The first rule you’ll hear in a screenwriting course is, “Show, don’t tell.” It’s a close cousin to the second rule: movies are a visual medium.

Screenwriter Robert Towne (Chinatown, The Godfather (uncredited)) offered a slightly different take:

“A movie, I think, is really only four or five moments between two people; the rest of it exists to give those moments their impact and resonance. The script exists for that. Everything does.”

Those moments are most often created through dialogue. In other words – words. Words the characters say, and words they choose not to say. And that isn’t showing, I’d argue with screenwriting teachers, that’s telling.

To make my case, I’d cite what I thought were indisputable examples. “No, I am your father,” from The Empire Strikes Back; and “She’s my sister. She’s my daughter. She’s my sister AND my daughter!,” from Towne’s masterpiece, Chinatown. Those revelations could not be shown, per se. They had to be told. And that didn’t diminish their impact and resonance. In fact, the words and their telling drove the impact and resonance.

Where I’ve struggled with words and film storytelling is with voice-over narration. It came up recently in conversation because a friend and I had both been reading Glen Kenney’s new book Made Men, about the making of Martin Scorsese’s classic 1990 gangster epic Goodfellas.

That led me to re-watch Goodfellas after more than a decade. I recalled being blown away by it, but was curious that I couldn’t remember any scenes with Ray Liotta’s character, Henry Hill, as a young boy. They take up about the first twenty minutes of the movie, over which there is almost no dialogue. It is made up, almost entirely, of running voice-over narration.

The narration tells us what we need to know and sets up the rest of the movie nicely, but I found it kept me detached – a passive observer. I started to form the view that no movie has benefitted from narration, and the best movies never use it. It’s a cheat. It’s telling, not showing. Those long-ago screenwriting teachers had been right all along.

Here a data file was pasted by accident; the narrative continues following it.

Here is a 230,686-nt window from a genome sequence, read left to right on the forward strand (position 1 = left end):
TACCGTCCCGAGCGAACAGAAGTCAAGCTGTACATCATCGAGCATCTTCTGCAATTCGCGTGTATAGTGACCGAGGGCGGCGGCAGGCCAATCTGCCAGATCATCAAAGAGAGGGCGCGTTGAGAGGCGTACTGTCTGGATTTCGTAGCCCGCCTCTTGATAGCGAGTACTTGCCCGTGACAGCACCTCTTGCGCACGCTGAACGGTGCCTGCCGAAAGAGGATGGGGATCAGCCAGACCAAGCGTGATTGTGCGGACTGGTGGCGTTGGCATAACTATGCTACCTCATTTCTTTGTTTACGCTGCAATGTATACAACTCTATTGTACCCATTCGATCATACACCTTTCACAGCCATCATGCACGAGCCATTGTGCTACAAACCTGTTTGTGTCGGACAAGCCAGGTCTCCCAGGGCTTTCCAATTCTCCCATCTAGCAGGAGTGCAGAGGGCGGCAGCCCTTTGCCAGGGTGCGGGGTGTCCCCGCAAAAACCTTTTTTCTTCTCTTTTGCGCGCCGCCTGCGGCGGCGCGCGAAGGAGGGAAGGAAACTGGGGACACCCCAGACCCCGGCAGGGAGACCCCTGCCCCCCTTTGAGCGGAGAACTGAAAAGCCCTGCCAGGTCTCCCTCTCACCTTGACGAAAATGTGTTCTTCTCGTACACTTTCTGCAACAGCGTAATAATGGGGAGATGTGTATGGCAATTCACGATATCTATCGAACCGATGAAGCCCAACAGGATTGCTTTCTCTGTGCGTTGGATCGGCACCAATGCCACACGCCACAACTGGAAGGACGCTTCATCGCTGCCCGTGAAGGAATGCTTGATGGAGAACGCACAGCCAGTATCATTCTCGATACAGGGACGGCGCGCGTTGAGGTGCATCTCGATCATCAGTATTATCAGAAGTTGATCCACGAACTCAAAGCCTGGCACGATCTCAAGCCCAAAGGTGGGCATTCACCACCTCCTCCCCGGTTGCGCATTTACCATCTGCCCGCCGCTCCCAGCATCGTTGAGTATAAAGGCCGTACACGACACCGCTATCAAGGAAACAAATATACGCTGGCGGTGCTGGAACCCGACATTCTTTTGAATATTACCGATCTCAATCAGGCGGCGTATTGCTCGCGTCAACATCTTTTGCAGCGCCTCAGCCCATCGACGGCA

The other day on my Twitter feed someone posted a letter the great British filmmaker Michael Powell (Stairway to Heaven) wrote to Scorsese in reaction to a draft of the Goodfellas script. He writes:

“How have you managed to sustain the action and narration side by side for the whole length of the script? It’s a masterpiece. I can only compare it with Billy Wilder’s Double Indemnity.”

Reading that was a revelation. I’d forgotten that Wilder used voice-over, not just in Double Indemnity but in his other classics, Sunset Boulevard and The Apartment, as well. Other great movies have used it too. All About Eve and Election come to mind. And to be fair, some of the best scenes in Goodfellas, like the opening freeze-frame of Henry standing over a dead body (“As far back as I can remember, I always wanted to be a gangster”) to the famous Copacabana tracking shot, were all informed and deepened by voice-overs.

But still, so often voice-over can fall flat and push me out of the movie, rather than pull me in. What makes the difference?

I think it’s defined by whether the words are passive or active. Darth Vader and Evelyn Mulwray’s dialogue in Empire and Chinatown aren’t really telling. They’re showing. They are making revelations. Their words have a profound and immutable impact on the characters hearing them, and on us, the audience. They are words that are actively spoken, and thus actively heard.

That’s the standard every storyteller should hold themselves to, whether your medium is a screenplay or a speech. When your words deepen our understanding of your story, they pull us in. When your words help us understand what you want, why you want it, and why it matters, we are no longer passive listeners. We become active participants, asking the age-old question every storyteller strives to evoke:

“What happens next?”